Exploring a city in bad weather is tough. That was the case during our spring break trip to Philadelphia, where windy, 40-degree rain forced us to see some of the city’s beloved tourist sites in fast-forward, and sample our street vendor Philly pretzels under umbrellas. I literally got out of a cab, ran up to the famous Rocky statue, had someone take the requisite arms-up-in-the-air photo, and then ran back to the cab for shelter.
Bad weather doesn’t have to ruin a trip to Philadelphia, though. It’s possible to find family fun in Philadelphia no matter what the forecast. If you’re in the city with the kids and the weather isn’t cooperating, here are some fun things you can do:
Philadelphia is a huge sports town, and it’s fun to experience their mad fandom at a hockey or basketball game at Wells Fargo Center. It’s a convenient, cheap and quick (15 min) subway ride from downtown Philly and it lets you off right in front of the stadium. Way faster, and cheaper, than driving and parking.
We showed up in our Chicago Blackhawks jerseys for the Flyers hockey game, and despite Flyers fans’ reputation (at least in Chicago) for being nasty to their competitors’ fans, we experienced only a few friendly jabs and sneers. Maybe because that’s because the Flyers creamed us that night.
TIP: Get there early and go down by the penalty boxes (for the away team, that’s section 102 or 103). They’ll let you and the kids go down to the glass and watch the players come out and warm up a half hour before the game starts. I’m told the players occasionally hand pucks to kids or sign things, although that didn’t happen the night we visited.
If possible, opt for Club Box tickets. We bought them through a ticket agent, and they cost the same as lower-level tickets. Even though they were several rows higher up, they were so worth it for the private bathrooms, bar and waitress. There was a make-your-own ice cream sundae bar and fresh Philly cheesesteaks right outside our door, and a friendly “guard” at our box entrance.
The challenge here is choosing what to eat. Whatever you decide, it won’t be a bad choice because everything is fresh and local. We saw drool-worthy whoopie pies and glazed donuts being made fresh, tried a “real” Philly cheesesteak (one will feed 2 people), and saw all sorts of other temptations, like the city’s famous soft pretzels and fresh waffles and crepes. Seriously, it all looked awesome.
We thought the pizza slices were “meh,” but ooohed and aaahed over the real Italian hoagie from Carmen’s, made with thinly sliced prosciutto, provolone, oregano, oil and vinegar, tomato and lettuce. And this might be the best place in Philadelphia to sample the city’s famous cheesesteaks (we got ours from Hershel’s East Side Deli, but several places sell excellent varieties). We took home tons more food and desserts to eat later — all delicious.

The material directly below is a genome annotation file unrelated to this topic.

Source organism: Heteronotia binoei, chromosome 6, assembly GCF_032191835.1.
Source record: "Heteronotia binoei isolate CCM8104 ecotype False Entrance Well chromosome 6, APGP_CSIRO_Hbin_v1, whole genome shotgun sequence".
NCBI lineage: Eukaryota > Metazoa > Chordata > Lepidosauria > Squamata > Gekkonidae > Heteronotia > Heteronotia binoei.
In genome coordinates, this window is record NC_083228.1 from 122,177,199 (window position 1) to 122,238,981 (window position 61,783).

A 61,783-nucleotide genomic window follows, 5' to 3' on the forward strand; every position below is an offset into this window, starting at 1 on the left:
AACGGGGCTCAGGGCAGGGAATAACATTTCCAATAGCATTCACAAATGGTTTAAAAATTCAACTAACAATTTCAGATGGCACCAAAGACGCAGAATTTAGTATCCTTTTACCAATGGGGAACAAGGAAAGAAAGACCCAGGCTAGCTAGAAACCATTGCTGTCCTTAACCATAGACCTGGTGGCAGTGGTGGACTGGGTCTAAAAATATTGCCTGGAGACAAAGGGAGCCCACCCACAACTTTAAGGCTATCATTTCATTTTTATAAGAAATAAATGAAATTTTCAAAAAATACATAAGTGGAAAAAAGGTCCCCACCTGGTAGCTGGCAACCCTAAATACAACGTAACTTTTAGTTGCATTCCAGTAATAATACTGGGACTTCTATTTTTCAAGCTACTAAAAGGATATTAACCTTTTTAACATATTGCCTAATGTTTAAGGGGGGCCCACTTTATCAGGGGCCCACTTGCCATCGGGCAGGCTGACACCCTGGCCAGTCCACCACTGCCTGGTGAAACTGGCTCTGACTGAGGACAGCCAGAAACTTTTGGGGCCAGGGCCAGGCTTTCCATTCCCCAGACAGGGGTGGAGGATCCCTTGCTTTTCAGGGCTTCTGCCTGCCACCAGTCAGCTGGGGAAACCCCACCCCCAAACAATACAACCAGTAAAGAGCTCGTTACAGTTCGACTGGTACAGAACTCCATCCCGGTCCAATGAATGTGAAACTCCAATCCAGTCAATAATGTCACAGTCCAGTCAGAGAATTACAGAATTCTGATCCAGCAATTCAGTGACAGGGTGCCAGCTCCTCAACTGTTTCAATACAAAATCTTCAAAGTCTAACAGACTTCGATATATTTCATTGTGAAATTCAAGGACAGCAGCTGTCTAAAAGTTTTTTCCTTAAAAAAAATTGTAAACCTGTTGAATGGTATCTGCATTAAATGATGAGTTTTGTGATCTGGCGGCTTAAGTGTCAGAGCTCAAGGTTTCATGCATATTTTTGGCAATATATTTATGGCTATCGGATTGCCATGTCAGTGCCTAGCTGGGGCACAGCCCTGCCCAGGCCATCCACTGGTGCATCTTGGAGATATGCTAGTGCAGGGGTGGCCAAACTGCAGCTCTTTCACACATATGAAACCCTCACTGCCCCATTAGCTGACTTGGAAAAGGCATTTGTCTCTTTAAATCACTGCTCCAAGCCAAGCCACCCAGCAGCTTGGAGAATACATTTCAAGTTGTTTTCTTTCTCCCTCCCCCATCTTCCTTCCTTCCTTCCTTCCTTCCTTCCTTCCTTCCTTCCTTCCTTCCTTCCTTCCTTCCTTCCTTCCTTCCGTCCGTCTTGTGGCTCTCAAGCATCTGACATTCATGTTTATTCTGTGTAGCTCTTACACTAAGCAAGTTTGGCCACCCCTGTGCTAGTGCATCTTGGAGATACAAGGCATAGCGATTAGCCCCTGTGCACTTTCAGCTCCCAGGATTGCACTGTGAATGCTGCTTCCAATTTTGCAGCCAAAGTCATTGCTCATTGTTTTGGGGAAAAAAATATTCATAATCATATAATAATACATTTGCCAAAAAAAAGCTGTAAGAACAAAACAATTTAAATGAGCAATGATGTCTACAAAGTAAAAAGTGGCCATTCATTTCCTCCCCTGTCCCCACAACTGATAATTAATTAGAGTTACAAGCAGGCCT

Seating here can be a challenge, and it can get pretty crowded during peak hours. So I wouldn’t recommend this place if you have little kids or large groups. But for everyone else, definitely. It was one of our favorite stops.
Geared for children ages 8 and under, this children’s museum has all the exhibits you’d expect – a water play area, a cars section, etc. But one of the big draws here is the indoor carousel (an extra $3 per child, free for adults).
I liked the downstairs area of the museum, where they housed a creatively-done Alice in Wonderland exhibit that begins with a trip down the rabbit hole. The museum building itself is a majestic domed building with all sorts of beautiful architectural detail. It’s roughly a $15 cab ride each way from downtown Philly.
TIP FOR PARENTS: Make sure to look in the display cases that subtly line the walls. They’re filled with awesome nostalgia toys, like Spice Girls dolls, and a 1985 Working Barbie (she has a framed picture of Ken on her desk!).
Independence Hall and the Liberty Bell may be the main historic sites in Philadelphia, but I have to confess that the kids and I were kinda bored by them. The tour guide was a great speaker, but there wasn’t much to see. (Plus, we had to wait outside in the cold rain). We all much preferred learning about history at the National Constitution Center. It was filled with interactive exhibits focused on the meaning behind the Constitution and the first three words, We, the People.” (I found it impossible not to sing “Schoolhouse Rock” in there). The kids voted in a voting booth that showed electronic results (JFK was winning), put on robes and sat in Supreme Court chairs, looked up info on their local representatives, and much more.
Known as “the prison that changed the world,” you can walk through the 142-year-old jail’s halls, climb into the cells, and learn about what life was like for prisoners. My kids did a scavenger hunt – sort of an I-Spy tally of places. Since it’s not an enclosed building, heaters were set up in central spots to make the cold weather tolerable.
Be sure to check out Al Capone’s cell, which is nicer than some apartments I’ve lived in, and the Jewish temple that is the nicest room in the joint.
The easy-to-follow audio tour is included in the admission price, and it proved interesting to my 9-year-old as well as my 74-year-old mom (and me, too).
During our trip to Philadelphia, we stayed at the Sonesta Hotel in downtown Philly, a newly renovated hotel with super-friendly staff, reasonable prices, and GREAT concierges who passed along money-saving tips, gave spot-on directions and recommendations. The pool is outdoors, and the neighborhood can be a little dicey at night. But the rooms were clean, the decor was updated, and there was a decent restaurant in the building with grab-and-go offerings.